SPACECOM Boss Wants Satellites That Can Maneuver to and from New Orbits

U.S. Space Command is interested in orbits around Earth outside the traditional regions where satellites operate, and commander Gen. Stephen N. Whiting sees refuelable spacecraft as a possible key to getting to them. 

Not every satellite needs to be refuelable, Whiting adding during a Mitchell Institute for Aerospace Studies event on June 24. But for key missions, having the ability to run away from a threat or get closer to another spacecraft to inspect it will be important, the SPACECOM boss said. Vast regions of space that are relatively unoccupied now but could become important in the future, he noted.

“I want the ability to survey and to get to non-traditional orbits,” Whiting said. “Space is massive, there’s all this volume of places you can go, but we tend to operate in kind of these four areas. One is low-Earth orbit, out to about 800 kilometers, then medium-Earth orbit, where the GPS satellites are, and then Geosynchronous and then some at highly elliptical orbits.”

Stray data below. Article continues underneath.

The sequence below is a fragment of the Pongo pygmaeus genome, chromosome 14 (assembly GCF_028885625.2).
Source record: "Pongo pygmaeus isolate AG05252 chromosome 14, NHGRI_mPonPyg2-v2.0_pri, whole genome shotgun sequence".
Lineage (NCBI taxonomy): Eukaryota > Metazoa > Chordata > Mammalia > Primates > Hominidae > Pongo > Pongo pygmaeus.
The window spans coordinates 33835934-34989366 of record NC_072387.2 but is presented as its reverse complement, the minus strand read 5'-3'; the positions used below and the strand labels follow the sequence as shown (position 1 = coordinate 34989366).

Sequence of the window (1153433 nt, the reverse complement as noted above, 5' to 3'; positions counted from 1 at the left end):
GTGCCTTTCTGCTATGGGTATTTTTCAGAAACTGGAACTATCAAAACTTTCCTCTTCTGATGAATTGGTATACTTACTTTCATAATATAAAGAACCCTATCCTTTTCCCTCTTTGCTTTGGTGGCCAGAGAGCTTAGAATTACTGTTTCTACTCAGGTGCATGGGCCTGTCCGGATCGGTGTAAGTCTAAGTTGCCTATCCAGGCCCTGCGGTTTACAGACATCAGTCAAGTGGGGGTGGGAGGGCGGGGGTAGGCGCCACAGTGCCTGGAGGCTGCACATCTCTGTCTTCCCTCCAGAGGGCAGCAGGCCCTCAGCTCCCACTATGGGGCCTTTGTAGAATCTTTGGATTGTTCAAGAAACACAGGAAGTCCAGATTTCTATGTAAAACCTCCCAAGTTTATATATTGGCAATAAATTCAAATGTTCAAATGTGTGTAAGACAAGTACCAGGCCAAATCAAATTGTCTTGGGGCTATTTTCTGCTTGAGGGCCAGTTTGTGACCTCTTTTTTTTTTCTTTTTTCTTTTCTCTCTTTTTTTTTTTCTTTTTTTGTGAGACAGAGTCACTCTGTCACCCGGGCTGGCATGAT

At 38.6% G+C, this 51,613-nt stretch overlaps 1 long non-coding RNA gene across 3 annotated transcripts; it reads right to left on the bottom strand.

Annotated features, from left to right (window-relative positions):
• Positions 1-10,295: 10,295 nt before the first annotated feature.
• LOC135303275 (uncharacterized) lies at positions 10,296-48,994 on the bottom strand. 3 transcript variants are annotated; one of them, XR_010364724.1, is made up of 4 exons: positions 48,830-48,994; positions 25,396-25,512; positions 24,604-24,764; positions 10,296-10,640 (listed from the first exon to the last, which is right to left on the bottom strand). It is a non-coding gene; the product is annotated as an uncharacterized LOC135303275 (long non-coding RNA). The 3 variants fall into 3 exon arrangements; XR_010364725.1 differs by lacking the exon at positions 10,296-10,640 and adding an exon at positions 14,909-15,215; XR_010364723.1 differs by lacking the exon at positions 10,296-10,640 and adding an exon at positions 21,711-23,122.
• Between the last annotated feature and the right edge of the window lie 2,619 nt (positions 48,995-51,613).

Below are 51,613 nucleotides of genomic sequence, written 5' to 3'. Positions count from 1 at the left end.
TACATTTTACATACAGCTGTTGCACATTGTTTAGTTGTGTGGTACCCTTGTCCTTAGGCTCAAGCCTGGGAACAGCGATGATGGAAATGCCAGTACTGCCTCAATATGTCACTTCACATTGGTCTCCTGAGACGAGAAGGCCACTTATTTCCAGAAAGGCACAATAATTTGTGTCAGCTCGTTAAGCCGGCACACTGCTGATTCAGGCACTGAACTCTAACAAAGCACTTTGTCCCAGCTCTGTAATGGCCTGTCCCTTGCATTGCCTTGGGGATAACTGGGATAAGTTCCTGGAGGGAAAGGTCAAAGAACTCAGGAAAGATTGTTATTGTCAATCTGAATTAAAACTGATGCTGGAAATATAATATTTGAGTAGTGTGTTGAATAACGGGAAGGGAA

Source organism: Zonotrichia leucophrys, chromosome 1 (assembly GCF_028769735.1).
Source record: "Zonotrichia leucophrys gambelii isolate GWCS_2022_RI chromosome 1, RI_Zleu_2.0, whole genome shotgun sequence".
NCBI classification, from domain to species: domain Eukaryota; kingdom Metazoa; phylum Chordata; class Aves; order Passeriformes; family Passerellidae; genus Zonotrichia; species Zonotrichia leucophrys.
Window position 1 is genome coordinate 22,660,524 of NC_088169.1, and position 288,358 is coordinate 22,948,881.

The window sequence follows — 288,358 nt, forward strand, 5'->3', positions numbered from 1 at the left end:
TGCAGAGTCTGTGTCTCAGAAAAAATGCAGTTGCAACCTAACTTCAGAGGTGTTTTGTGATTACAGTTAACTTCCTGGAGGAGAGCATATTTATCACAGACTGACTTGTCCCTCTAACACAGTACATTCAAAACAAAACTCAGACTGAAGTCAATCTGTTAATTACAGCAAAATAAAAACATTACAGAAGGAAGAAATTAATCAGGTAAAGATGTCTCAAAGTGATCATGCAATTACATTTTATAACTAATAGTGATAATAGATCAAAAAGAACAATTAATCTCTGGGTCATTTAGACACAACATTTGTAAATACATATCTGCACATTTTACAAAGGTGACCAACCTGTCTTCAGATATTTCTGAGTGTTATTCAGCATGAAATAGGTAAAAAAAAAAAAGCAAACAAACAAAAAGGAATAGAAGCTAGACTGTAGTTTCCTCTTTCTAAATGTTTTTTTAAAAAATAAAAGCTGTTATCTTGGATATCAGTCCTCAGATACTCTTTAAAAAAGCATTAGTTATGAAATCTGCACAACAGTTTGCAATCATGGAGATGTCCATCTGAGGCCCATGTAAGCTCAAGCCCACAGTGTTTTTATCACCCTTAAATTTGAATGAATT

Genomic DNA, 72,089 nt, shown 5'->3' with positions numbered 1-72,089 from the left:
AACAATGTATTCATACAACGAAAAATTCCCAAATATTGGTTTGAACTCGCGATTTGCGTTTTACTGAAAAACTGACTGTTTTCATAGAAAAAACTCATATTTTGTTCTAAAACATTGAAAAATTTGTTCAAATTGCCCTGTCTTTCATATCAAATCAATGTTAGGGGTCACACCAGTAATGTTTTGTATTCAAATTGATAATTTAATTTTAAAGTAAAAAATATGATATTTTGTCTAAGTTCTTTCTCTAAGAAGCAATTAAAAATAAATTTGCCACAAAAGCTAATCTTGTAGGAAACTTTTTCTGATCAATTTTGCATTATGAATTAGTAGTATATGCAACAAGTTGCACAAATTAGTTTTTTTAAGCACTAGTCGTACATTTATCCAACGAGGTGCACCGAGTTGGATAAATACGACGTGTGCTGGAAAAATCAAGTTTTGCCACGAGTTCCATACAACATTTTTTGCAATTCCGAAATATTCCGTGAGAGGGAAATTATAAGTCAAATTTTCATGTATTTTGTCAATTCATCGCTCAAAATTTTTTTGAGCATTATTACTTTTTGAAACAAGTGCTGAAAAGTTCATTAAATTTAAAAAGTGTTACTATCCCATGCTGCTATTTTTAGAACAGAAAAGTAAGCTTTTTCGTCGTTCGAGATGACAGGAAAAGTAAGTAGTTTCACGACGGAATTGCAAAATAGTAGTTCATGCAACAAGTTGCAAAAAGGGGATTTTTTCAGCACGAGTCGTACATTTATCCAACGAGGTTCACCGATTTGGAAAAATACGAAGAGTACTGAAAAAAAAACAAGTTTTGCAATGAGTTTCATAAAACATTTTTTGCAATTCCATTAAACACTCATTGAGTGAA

There are many reasons why governments and businesses gravitate toward those four main orbital regimes, said retired Space Force Col. Charles Galbreath, a senior fellow for space studies at the Mitchell Institute.  

“There are some natural conditions we try to avoid,” Galbreath said of space. “ … There’s radiation from the sun and from cosmic sources. There’s micrometeorites, etc. It’s a nasty place. And there are the Van Allen Belts, where there are pockets of additional radiation that is collected, and that can make it difficult to operate in that region for a long period of time.”